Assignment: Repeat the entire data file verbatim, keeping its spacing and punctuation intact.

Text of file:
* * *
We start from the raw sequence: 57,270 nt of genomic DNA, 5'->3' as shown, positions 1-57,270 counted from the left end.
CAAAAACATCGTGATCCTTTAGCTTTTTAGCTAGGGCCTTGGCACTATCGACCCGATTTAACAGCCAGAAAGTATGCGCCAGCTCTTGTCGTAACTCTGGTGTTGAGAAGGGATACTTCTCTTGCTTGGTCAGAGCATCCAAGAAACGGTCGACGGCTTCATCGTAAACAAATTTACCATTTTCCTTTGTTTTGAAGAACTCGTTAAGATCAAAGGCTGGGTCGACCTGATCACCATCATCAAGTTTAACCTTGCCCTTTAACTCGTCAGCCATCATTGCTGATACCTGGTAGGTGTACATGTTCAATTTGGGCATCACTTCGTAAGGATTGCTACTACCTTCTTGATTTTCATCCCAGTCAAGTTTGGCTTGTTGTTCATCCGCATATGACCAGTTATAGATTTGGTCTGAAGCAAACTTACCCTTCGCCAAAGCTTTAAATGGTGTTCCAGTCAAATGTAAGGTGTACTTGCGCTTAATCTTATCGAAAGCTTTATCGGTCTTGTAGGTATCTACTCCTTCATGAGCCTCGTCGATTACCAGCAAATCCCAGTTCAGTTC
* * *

We start from the raw sequence: 57,270 nt of genomic DNA, 5'->3' as shown, positions 1-57,270 counted from the left end.
CAAAAACATCGTGATCCTTTAGCTTTTTAGCTAGGGCCTTGGCACTATCGACCCGATTTAACAGCCAGAAAGTATGCGCCAGCTCTTGTCGTAACTCTGGTGTTGAGAAGGGATACTTCTCTTGCTTGGTCAGAGCATCCAAGAAACGGTCGACGGCTTCATCGTAAACAAATTTACCATTTTCCTTTGTTTTGAAGAACTCGTTAAGATCAAAGGCTGGGTCGACCTGATCACCATCATCAAGTTTAACCTTGCCCTTTAACTCGTCAGCCATCATTGCTGATACCTGGTAGGTGTACATGTTCAATTTGGGCATCACTTCGTAAGGATTGCTACTACCTTCTTGATTTTCATCCCAGTCAAGTTTGGCTTGTTGTTCATCCGCATATGACCAGTTATAGATTTGGTCTGAAGCAAACTTACCCTTCGCCAAAGCTTTAAATGGTGTTCCAGTCAAATGTAAGGTGTACTTGCGCTTAATCTTATCGAAAGCTTTATCGGTCTTGTAGGTATCTACTCCTTCATGAGCCTCGTCGATTACCAGCAAATCCCAGTTCAGTTC